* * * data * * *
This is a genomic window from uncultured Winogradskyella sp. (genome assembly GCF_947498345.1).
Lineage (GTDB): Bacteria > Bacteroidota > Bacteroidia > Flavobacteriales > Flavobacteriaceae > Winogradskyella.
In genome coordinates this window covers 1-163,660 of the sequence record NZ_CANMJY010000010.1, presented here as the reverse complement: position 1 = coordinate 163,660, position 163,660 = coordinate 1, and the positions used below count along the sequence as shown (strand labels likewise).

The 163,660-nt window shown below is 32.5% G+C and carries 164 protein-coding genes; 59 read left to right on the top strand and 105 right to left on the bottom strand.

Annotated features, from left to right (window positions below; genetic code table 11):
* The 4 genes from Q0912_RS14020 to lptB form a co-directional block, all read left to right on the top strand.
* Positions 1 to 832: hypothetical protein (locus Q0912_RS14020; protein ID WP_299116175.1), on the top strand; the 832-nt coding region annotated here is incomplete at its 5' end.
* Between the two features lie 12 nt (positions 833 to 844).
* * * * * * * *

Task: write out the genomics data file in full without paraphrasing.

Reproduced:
This is a genomic window from uncultured Winogradskyella sp. (genome assembly GCF_947498345.1).
Lineage (GTDB): Bacteria > Bacteroidota > Bacteroidia > Flavobacteriales > Flavobacteriaceae > Winogradskyella.
In genome coordinates this window covers 1-163,660 of the sequence record NZ_CANMJY010000010.1, presented here as the reverse complement: position 1 = coordinate 163,660, position 163,660 = coordinate 1, and the positions used below count along the sequence as shown (strand labels likewise).

The 163,660-nt window shown below is 32.5% G+C and carries 164 protein-coding genes; 59 read left to right on the top strand and 105 right to left on the bottom strand.

Annotated features, from left to right (window positions below; genetic code table 11):
* The 4 genes from Q0912_RS14020 to lptB form a co-directional block, all read left to right on the top strand.
* Positions 1 to 832: hypothetical protein (locus Q0912_RS14020; protein ID WP_299116175.1), on the top strand; the 832-nt coding region annotated here is incomplete at its 5' end.
* Between the two features lie 12 nt (positions 833 to 844).